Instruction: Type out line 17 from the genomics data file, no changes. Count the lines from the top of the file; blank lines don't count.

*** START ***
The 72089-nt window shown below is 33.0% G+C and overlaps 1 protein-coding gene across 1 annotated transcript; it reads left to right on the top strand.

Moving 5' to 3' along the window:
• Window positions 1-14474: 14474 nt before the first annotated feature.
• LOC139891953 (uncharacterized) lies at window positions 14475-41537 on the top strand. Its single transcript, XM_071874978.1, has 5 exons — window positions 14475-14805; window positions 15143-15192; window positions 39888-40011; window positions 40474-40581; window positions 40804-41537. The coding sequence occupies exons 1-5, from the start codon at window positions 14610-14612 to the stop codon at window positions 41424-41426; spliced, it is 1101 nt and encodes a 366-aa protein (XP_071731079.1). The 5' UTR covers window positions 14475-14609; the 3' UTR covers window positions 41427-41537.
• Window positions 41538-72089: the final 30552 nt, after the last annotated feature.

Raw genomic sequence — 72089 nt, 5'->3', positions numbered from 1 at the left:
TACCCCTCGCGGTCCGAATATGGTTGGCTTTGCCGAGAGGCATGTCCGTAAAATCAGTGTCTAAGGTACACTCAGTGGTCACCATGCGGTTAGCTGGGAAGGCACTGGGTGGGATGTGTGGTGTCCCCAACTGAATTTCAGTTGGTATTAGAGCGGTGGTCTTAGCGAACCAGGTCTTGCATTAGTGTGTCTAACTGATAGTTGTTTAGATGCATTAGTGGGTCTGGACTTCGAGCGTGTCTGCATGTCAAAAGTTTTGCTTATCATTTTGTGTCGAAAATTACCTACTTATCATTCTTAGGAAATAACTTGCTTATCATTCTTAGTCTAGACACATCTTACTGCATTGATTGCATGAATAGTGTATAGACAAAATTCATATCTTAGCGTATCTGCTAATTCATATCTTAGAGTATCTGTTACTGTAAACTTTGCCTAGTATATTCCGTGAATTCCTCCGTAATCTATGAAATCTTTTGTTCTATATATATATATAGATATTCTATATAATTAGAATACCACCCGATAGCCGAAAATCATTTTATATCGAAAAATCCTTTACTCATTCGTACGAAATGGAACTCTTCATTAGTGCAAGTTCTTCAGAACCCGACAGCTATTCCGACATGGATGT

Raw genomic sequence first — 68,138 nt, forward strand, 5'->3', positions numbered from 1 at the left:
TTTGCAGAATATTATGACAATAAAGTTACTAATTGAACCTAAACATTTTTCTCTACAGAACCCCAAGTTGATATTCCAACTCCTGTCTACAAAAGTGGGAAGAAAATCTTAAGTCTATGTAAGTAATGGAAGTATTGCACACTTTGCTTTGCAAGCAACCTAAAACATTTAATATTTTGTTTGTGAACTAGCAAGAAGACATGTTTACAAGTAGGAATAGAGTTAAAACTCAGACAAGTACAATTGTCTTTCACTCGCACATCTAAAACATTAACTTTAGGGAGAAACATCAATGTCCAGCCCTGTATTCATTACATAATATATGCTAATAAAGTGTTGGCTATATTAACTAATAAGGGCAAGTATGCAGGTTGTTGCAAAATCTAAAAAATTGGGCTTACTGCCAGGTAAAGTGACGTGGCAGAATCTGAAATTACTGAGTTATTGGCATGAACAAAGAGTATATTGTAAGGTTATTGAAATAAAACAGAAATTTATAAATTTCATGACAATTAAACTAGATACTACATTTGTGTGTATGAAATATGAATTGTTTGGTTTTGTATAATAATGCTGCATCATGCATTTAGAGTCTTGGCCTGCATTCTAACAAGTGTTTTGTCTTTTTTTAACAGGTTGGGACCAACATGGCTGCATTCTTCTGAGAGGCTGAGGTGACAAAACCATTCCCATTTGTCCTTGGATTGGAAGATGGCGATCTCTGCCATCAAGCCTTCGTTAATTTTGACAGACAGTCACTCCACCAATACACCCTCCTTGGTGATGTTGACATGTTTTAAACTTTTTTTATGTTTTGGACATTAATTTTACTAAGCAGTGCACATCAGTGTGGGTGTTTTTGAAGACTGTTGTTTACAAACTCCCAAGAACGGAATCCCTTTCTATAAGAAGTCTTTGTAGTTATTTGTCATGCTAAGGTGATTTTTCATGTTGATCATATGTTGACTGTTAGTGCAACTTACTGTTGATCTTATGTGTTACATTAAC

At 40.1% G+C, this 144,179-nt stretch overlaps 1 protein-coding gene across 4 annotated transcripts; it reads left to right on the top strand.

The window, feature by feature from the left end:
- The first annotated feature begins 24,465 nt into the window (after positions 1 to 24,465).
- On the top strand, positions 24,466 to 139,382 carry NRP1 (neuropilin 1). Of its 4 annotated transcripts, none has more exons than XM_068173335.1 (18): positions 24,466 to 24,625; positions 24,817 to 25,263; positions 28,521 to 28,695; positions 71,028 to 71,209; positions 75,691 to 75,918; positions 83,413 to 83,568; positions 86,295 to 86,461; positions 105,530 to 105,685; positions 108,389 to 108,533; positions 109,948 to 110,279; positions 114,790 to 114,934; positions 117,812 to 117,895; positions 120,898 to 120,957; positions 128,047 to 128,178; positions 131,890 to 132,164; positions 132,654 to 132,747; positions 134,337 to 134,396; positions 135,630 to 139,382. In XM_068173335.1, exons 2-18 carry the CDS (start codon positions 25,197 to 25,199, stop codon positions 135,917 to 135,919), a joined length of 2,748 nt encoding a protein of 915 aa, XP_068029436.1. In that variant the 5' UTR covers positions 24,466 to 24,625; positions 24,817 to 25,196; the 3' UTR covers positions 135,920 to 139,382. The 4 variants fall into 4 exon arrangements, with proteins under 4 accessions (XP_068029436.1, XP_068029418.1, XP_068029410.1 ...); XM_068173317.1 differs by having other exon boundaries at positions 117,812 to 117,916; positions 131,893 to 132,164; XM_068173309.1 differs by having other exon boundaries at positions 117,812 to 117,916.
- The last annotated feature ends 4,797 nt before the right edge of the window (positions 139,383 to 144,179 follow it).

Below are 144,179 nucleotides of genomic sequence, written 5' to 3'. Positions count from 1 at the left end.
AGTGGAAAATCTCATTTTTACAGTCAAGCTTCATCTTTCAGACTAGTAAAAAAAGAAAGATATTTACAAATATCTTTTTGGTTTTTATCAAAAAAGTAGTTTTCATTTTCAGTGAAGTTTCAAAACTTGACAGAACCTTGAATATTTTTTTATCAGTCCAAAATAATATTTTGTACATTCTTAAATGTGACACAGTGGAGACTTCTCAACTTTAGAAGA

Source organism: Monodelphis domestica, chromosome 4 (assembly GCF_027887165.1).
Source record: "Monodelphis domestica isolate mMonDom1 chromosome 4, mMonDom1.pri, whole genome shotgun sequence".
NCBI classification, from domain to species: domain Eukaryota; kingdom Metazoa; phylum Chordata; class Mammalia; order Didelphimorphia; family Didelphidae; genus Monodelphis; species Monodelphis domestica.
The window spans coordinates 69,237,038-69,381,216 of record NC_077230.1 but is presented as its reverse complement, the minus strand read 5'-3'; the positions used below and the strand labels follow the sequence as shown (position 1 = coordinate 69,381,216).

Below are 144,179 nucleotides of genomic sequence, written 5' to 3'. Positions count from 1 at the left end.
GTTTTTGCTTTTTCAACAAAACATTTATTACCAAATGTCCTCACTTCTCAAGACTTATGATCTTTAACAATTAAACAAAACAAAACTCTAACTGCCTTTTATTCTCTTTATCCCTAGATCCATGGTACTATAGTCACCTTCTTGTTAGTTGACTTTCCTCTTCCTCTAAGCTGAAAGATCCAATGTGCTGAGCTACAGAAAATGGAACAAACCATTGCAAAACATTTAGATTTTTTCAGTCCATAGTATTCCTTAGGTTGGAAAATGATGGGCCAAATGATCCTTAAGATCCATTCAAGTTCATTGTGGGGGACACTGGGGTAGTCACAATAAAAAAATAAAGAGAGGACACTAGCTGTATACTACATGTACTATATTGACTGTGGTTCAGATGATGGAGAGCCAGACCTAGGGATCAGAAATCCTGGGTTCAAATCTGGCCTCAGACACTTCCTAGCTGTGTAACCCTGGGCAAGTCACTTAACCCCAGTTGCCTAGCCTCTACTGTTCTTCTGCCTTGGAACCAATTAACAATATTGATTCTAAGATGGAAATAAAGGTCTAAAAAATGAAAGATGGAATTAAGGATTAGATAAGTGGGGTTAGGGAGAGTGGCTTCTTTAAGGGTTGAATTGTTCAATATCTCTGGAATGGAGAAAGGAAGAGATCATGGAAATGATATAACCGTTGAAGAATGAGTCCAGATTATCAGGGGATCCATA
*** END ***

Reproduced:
Source organism: Monodelphis domestica, chromosome 4 (assembly GCF_027887165.1).